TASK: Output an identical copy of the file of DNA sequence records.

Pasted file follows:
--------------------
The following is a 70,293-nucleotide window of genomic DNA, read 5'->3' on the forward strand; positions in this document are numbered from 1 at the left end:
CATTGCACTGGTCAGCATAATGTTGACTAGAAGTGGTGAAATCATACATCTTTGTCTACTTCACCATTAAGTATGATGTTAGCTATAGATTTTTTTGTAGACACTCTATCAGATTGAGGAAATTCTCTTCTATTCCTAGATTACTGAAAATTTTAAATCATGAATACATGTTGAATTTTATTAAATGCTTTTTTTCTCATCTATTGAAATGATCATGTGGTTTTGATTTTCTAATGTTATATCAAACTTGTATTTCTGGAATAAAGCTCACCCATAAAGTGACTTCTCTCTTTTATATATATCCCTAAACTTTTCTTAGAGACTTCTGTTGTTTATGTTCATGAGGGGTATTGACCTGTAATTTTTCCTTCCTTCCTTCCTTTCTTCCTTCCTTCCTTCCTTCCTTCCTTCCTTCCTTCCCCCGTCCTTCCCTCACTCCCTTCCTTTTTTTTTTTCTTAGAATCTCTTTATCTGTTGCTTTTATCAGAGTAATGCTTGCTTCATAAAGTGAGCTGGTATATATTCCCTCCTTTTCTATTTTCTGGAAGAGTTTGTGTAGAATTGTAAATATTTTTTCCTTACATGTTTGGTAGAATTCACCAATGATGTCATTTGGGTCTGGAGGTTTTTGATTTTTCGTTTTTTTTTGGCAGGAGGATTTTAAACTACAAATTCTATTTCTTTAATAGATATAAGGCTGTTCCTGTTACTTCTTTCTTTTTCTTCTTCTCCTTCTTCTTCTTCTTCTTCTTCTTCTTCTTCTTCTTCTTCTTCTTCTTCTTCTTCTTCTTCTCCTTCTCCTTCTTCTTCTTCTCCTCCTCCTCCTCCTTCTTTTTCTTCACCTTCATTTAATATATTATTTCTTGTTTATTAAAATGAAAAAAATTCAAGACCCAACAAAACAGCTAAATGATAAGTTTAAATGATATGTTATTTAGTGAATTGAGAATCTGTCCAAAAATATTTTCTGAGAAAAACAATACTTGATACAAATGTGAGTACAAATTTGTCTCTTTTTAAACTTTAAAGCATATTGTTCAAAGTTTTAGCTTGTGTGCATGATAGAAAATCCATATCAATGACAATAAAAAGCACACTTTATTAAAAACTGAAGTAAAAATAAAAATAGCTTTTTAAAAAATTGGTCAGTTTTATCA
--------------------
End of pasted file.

The following is a 70,293-nucleotide window of genomic DNA, read 5'->3' on the forward strand; positions in this document are numbered from 1 at the left end:
CATTGCACTGGTCAGCATAATGTTGACTAGAAGTGGTGAAATCATACATCTTTGTCTACTTCACCATTAAGTATGATGTTAGCTATAGATTTTTTTGTAGACACTCTATCAGATTGAGGAAATTCTCTTCTATTCCTAGATTACTGAAAATTTTAAATCATGAATACATGTTGAATTTTATTAAATGCTTTTTTTCTCATCTATTGAAATGATCATGTGGTTTTGATTTTCTAATGTTATATCAAACTTGTATTTCTGGAATAAAGCTCACCCATAAAGTGACTTCTCTCTTTTATATATATCCCTAAACTTTTCTTAGAGACTTCTGTTGTTTATGTTCATGAGGGGTATTGACCTGTAATTTTTCCTTCCTTCCTTCCTTTCTTCCTTCCTTCCTTCCTTCCTTCCTTCCTTCCTTCCCCCGTCCTTCCCTCACTCCCTTCCTTTTTTTTTTTCTTAGAATCTCTTTATCTGTTGCTTTTATCAGAGTAATGCTTGCTTCATAAAGTGAGCTGGTATATATTCCCTCCTTTTCTATTTTCTGGAAGAGTTTGTGTAGAATTGTAAATATTTTTTCCTTACATGTTTGGTAGAATTCACCAATGATGTCATTTGGGTCTGGAGGTTTTTGATTTTTCGTTTTTTTTTGGCAGGAGGATTTTAAACTACAAATTCTATTTCTTTAATAGATATAAGGCTGTTCCTGTTACTTCTTTCTTTTTCTTCTTCTCCTTCTTCTTCTTCTTCTTCTTCTTCTTCTTCTTCTTCTTCTTCTTCTTCTTCTTCTTCTTCTCCTTCTCCTTCTTCTTCTTCTCCTCCTCCTCCTCCTTCTTTTTCTTCACCTTCATTTAATATATTATTTCTTGTTTATTAAAATGAAAAAAATTCAAGACCCAACAAAACAGCTAAATGATAAGTTTAAATGATATGTTATTTAGTGAATTGAGAATCTGTCCAAAAATATTTTCTGAGAAAAACAATACTTGATACAAATGTGAGTACAAATTTGTCTCTTTTTAAACTTTAAAGCATATTGTTCAAAGTTTTAGCTTGTGTGCATGATAGAAAATCCATATCAATGACAATAAAAAGCACACTTTATTAAAAACTGAAGTAAAAATAAAAATAGCTTTTTAAAAAATTGGTCAGTTTTATCA